As far as firing mechanisms go, the idea of using a trigger to activate a weapon was not a new invention, as they had been used by crossbows in centuries before. So it was only logical that the idea would be borrowed for firearms as well.
- A - Flash pan cover
- B - Flash pan (with touch hole)
- C - Serpentine (or cock)
- D - Trigger
- E - Slow match (i.e. a lit rope)
- F - Sear
- G - Pivot
- H - Flat spring
- I - Tumbler link
- J - Barrel
- K - Lock plate
You can see an animation of the mechanism working below (if you cannot see the animation running below, click on the image and it will open into a larger window that shows an animated image):
This was the first real firing mechanism used in small arms. It wasn't always reliable though - many a time, the gunpowder in the flash pan could be blown off or become wet in the rain, or the slow match could go out. As a precaution against the rain, the slow match rope would be lit on both ends, so that if one end went out, it could be re-lit from the other end. Sometimes when the trigger was pulled, the contents of the flash pan would ignite, but it wouldn't burn through the touch hole and therefore fail to ignite the main gunpowder charge inside the barrel. Such a phenomenon was called a flash in the pan. This phrase is still part of the English language and now means "something which starts off initially very bright and showy, but soon fails to deliver anything of value."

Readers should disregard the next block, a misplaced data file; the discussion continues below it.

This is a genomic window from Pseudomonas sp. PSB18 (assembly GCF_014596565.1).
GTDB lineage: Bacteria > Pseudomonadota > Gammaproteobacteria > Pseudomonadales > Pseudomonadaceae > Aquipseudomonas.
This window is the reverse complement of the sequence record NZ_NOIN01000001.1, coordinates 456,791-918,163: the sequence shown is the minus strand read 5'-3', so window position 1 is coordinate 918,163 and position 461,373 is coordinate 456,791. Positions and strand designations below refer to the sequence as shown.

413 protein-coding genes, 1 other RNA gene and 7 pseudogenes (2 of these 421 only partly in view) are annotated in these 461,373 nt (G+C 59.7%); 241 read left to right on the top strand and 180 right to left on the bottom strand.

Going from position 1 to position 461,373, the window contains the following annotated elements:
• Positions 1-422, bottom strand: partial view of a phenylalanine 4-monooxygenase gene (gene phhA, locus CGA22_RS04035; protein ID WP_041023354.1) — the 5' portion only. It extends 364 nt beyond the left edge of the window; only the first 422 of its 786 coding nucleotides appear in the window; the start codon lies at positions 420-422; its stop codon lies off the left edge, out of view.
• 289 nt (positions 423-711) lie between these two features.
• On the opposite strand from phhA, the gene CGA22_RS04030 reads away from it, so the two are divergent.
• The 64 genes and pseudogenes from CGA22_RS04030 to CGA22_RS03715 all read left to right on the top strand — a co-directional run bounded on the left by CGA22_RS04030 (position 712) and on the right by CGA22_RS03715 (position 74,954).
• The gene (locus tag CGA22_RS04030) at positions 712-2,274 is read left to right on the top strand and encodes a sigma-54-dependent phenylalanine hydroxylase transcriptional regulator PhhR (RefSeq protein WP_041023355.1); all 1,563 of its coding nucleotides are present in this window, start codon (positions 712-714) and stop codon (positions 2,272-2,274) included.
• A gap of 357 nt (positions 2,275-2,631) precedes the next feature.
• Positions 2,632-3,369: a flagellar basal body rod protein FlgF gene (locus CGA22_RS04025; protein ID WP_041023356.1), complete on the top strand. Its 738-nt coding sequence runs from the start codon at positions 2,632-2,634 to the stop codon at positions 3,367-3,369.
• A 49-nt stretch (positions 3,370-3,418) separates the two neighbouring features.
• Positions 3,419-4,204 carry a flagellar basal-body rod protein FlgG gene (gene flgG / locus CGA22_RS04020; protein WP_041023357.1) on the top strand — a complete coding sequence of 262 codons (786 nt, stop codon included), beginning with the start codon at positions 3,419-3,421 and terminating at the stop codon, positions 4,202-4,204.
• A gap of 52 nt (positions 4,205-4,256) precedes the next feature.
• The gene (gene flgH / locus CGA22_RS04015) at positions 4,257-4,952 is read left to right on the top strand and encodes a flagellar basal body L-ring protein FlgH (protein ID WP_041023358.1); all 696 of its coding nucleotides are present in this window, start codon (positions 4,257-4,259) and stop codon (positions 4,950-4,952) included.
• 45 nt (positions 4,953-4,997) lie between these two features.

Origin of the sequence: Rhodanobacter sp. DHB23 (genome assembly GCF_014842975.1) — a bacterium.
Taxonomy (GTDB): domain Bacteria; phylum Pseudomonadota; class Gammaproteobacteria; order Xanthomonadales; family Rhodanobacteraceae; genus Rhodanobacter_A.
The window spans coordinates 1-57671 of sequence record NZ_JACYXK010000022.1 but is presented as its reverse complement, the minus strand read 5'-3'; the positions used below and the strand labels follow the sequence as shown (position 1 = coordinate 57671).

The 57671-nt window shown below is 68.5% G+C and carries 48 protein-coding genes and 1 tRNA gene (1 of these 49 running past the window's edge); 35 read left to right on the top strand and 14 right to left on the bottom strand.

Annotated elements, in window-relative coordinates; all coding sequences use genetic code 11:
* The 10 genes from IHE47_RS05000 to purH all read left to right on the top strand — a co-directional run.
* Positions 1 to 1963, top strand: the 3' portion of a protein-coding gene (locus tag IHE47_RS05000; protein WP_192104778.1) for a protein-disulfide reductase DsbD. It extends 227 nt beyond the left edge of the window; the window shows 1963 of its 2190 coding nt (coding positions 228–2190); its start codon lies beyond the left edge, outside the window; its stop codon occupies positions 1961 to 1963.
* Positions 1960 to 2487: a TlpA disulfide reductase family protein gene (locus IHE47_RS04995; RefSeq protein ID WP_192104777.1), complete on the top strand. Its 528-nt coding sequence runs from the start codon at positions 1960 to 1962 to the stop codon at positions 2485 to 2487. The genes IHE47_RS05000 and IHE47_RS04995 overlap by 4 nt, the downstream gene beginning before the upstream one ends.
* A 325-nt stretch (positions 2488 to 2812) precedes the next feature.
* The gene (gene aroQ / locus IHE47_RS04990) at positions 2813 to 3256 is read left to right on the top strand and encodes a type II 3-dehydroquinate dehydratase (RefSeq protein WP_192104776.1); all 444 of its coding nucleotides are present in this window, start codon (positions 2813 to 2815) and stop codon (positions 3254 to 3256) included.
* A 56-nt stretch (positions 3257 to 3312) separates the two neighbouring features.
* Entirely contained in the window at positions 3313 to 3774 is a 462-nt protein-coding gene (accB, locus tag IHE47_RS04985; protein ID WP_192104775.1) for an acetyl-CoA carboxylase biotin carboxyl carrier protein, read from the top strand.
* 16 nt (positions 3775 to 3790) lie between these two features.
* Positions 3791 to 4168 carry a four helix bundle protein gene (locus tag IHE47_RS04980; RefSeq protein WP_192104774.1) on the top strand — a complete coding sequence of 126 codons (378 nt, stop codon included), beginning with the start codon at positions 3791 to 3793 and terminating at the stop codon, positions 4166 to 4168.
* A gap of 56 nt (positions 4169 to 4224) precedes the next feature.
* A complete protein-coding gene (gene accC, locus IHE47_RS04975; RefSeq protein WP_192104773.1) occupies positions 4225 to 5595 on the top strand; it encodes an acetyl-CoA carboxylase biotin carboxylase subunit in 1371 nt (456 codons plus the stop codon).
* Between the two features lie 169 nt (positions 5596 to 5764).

- It was difficult to use in wet weather because of the problems of the powder in the pan getting damp and the slow match going out in heavy rains.
- It was quite dangerous to have around large quantities of gunpowder. For instance, when a group of soldiers were loading their weapons from their powder horns (i.e. a large container that hangs from the waist and carries extra gunpowder), there was always a chance that the open flame from one person's matchlock could set off another person's supply.
- Since the slow match was always lit, the glow could give away a person's position at night time. The slow match also had a pretty distinct smell that could let people know that a person carrying a matchlock was nearby.